After successfully distributing $200,000 in grants to small businesses impacted by the COVID-19 pandemic, the Lewis County Board of Commissioners on Thursday expressed interest in awarding another $200,000 in small grants, this time for area nonprofits, not eligible for the first round of money.
The Lewis County Board of Commissioners set aside $570,000 of its $4.3 million in COVID-19 relief funding from the federal CARES act for economic relief. The BOCC set aside $200,000 for grants for small businesses and tasked the Lewis Economic Development council and a volunteer board with accepting grant applications and determining qualified candidates.
EDC Director Matt Matayoshi announced Thursday in a meeting with the BOCC that 34 small businesses had been notified that morning that their requests would be funded.
The grants were available in $5,000 or $10,000 increments depending on the size of the businesses.
Matayoshi said that as soon as the EDC receives money from the county, it will send out checks to the businesses.
“Every member of that committee, who is also a member of this community, worked very hard to ensure that money was allocated to do the most good and be spent the most effectively it could based on the information we had available to us,” Matayoshi said.
The committee received 59 applications and exhausted its supply of funding after awarding the 34 grants. Matayoshi and committee members in attendance at Thursday’s meeting said some of the remaining applicants did not qualify or were not cooperative with the application process.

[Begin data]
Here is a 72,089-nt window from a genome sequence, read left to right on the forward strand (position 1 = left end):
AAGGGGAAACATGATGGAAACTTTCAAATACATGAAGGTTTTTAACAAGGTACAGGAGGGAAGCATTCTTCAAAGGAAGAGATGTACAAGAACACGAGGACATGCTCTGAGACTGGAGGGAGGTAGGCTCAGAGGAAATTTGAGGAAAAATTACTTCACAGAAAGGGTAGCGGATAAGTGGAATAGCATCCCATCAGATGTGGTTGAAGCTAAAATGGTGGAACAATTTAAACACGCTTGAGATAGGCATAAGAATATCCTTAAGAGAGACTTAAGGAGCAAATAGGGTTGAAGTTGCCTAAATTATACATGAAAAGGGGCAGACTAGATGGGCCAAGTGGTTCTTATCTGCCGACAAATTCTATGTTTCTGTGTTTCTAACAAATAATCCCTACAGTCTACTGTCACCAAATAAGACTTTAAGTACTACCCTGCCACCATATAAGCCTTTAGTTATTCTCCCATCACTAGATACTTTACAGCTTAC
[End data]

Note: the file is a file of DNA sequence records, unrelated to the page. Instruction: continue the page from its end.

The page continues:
“I think we took very seriously the instructions and the spirit of what you said to us,” said committee member Larry McGee. “There were some that were on the margin. Clearly if we had more money at this time, we would have awarded more.”
Matayoshi said the state Department of Commerce has indicated it will work with EDCs to make more grant money available for small businesses.
Other unsuccessful applicants were nonprofits, which did not explicitly fall under the BOCC’s directive to award grants to small businesses.
“That’s a need in the comm we’ve identified and want to ask the commissioners, is that something that you would like to respond to — that need of nonprofits — and allocate funding or consider responding to that need?” Matayoshi said.
Meri Hamre, another member of the committee, said there are more than 500 nonprofit organizations in Lewis County.
“That’s a huge loss if we can’t support them,” she said. “We had four non profits with amazing applications.”
The commissioners agreed to discuss another $200,000 round of awards, this time geared toward nonprofits, early next week.
“Our nonprofits are very important to Lewis County,” said Commissioner Gary Stamper. “There’s a lot of people who rely on them. I think we really need to take a look, that would be my recommendation … we really take a hard look at providing those nonprofits with the bulk of the next round.”